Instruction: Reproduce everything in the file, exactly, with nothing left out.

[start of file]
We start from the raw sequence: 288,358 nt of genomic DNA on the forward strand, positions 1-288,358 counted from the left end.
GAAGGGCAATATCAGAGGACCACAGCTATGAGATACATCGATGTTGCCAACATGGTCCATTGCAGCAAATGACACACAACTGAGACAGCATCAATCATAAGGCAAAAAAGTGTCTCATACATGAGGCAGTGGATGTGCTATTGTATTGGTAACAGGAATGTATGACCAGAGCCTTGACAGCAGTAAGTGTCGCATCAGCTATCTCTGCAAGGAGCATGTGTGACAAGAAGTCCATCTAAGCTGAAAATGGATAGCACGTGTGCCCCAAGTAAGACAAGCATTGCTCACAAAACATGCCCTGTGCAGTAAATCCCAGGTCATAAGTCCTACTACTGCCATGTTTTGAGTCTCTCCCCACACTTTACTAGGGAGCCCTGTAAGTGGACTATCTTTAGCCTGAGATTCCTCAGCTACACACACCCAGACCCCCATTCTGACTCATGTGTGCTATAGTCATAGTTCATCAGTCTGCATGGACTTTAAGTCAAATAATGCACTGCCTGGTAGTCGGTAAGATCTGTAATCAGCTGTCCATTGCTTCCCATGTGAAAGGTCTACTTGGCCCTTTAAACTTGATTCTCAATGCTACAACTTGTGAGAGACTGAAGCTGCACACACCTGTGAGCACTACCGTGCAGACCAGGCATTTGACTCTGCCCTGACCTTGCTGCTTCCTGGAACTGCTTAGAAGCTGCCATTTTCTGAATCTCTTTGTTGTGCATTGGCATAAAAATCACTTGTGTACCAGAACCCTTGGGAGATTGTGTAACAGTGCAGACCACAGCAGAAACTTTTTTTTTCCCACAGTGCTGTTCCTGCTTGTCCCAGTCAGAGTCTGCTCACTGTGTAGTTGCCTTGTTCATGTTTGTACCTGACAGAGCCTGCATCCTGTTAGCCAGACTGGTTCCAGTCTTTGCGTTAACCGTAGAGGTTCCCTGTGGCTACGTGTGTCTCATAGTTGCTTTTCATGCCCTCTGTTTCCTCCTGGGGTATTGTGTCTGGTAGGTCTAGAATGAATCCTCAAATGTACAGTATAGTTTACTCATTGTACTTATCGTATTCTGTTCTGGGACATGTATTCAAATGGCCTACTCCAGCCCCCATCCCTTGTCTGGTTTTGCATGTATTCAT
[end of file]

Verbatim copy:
We start from the raw sequence: 288,358 nt of genomic DNA on the forward strand, positions 1-288,358 counted from the left end.
GAAGGGCAATATCAGAGGACCACAGCTATGAGATACATCGATGTTGCCAACATGGTCCATTGCAGCAAATGACACACAACTGAGACAGCATCAATCATAAGGCAAAAAAGTGTCTCATACATGAGGCAGTGGATGTGCTATTGTATTGGTAACAGGAATGTATGACCAGAGCCTTGACAGCAGTAAGTGTCGCATCAGCTATCTCTGCAAGGAGCATGTGTGACAAGAAGTCCATCTAAGCTGAAAATGGATAGCACGTGTGCCCCAAGTAAGACAAGCATTGCTCACAAAACATGCCCTGTGCAGTAAATCCCAGGTCATAAGTCCTACTACTGCCATGTTTTGAGTCTCTCCCCACACTTTACTAGGGAGCCCTGTAAGTGGACTATCTTTAGCCTGAGATTCCTCAGCTACACACACCCAGACCCCCATTCTGACTCATGTGTGCTATAGTCATAGTTCATCAGTCTGCATGGACTTTAAGTCAAATAATGCACTGCCTGGTAGTCGGTAAGATCTGTAATCAGCTGTCCATTGCTTCCCATGTGAAAGGTCTACTTGGCCCTTTAAACTTGATTCTCAATGCTACAACTTGTGAGAGACTGAAGCTGCACACACCTGTGAGCACTACCGTGCAGACCAGGCATTTGACTCTGCCCTGACCTTGCTGCTTCCTGGAACTGCTTAGAAGCTGCCATTTTCTGAATCTCTTTGTTGTGCATTGGCATAAAAATCACTTGTGTACCAGAACCCTTGGGAGATTGTGTAACAGTGCAGACCACAGCAGAAACTTTTTTTTTCCCACAGTGCTGTTCCTGCTTGTCCCAGTCAGAGTCTGCTCACTGTGTAGTTGCCTTGTTCATGTTTGTACCTGACAGAGCCTGCATCCTGTTAGCCAGACTGGTTCCAGTCTTTGCGTTAACCGTAGAGGTTCCCTGTGGCTACGTGTGTCTCATAGTTGCTTTTCATGCCCTCTGTTTCCTCCTGGGGTATTGTGTCTGGTAGGTCTAGAATGAATCCTCAAATGTACAGTATAGTTTACTCATTGTACTTATCGTATTCTGTTCTGGGACATGTATTCAAATGGCCTACTCCAGCCCCCATCCCTTGTCTGGTTTTGCATGTATTCAT